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Moral Particularism, at its most trenchant, is the claim that there are no defensible moral principles, that moral thought does not consist in the application of moral principles to cases, and that the morally perfect person should not be conceived as the person of principle. There are more cautious versions, however.

What is the trenchant version, if there are no morally perfect persons?

Is it enough to say that every moral system has intuitive flaws, and so none is complete without intuitive reappraisal? What else is needed?

Perhaps moral particularism solves this dilemma for moral discourse, rather than knowledge etc.?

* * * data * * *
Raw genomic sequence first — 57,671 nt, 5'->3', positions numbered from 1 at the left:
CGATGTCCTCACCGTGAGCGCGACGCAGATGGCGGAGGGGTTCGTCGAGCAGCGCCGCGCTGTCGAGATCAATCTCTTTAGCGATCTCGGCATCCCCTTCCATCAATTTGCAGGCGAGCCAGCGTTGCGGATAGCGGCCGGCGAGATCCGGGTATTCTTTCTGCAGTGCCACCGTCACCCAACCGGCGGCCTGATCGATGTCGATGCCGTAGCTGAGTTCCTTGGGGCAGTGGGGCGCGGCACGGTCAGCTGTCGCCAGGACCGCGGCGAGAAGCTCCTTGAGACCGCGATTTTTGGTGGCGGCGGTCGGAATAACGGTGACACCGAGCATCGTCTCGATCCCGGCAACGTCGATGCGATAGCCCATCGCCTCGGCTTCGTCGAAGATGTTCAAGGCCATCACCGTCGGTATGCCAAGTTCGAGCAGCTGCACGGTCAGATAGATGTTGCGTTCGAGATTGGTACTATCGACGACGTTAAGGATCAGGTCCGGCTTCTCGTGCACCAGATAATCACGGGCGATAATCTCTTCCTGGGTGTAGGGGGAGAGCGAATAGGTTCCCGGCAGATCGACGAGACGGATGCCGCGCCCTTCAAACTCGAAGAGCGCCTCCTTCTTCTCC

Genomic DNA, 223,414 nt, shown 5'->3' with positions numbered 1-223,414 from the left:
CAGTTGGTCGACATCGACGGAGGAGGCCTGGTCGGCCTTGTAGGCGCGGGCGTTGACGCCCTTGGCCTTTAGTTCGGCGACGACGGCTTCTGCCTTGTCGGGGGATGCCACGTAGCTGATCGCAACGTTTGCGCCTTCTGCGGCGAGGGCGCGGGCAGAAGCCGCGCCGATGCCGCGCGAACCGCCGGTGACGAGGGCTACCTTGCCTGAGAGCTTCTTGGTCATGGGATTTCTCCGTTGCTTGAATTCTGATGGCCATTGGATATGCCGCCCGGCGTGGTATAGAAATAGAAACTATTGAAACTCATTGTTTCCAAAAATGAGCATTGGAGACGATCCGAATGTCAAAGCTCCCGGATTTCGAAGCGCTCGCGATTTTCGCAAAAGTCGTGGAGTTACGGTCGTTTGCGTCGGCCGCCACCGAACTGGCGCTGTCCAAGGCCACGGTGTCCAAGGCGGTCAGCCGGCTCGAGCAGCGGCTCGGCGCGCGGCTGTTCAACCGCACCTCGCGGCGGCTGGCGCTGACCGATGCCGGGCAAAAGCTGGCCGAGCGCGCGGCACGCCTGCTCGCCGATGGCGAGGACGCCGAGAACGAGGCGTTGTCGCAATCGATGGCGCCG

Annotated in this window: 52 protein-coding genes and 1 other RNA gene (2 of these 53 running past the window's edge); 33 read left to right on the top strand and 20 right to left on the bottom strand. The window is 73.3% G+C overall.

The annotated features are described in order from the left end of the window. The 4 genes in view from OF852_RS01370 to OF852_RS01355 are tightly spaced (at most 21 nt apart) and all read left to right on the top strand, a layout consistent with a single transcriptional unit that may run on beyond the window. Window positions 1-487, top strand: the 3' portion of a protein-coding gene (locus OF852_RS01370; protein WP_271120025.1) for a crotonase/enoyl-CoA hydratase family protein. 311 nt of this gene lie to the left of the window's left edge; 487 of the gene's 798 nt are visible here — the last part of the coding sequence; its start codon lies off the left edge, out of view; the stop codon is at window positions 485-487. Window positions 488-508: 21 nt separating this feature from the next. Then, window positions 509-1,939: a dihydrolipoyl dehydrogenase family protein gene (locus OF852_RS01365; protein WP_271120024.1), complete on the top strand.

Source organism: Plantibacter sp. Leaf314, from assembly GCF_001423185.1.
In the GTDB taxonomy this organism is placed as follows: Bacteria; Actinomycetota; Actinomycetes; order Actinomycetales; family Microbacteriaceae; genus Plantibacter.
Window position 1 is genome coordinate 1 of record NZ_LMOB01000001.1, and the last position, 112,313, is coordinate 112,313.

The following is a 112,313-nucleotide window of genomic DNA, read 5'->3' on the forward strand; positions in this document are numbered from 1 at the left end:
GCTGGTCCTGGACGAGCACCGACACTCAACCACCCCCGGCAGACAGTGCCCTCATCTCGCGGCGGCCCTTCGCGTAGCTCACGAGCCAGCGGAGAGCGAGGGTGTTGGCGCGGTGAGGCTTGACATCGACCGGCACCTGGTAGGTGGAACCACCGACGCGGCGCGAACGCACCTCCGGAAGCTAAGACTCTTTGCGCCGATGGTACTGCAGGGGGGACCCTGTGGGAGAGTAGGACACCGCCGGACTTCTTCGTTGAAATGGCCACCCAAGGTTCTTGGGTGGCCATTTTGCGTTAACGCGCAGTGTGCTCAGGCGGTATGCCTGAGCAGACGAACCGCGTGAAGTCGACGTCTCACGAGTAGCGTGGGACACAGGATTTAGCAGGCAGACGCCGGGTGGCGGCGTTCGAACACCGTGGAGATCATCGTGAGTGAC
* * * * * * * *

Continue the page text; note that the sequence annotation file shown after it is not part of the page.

By intuition I mean a belief that, even if you might be able to argue for it from some perspective, you don't need to, to justify belief in it. By moral system I mean meta-ethical views like deontology (its conformist) or utilitarianism (it's idealist).

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  • This is no different than characterizing any other value system by presenting a (non-achievable, but approximable) ideal. Moral particularist makes situational moral judgments according to conscience without deriving any specific prescriptions from ethical generalities, in line with the general idea of virtue ethics. Impractical, of course, but no more impractical than Kant's duty maximalist or Nietzsche's Übermensch. – Conifold May 15 '19 at 3:56
  • do you have a reference for that claim @Conifold ? – user38026 May 15 '19 at 18:09

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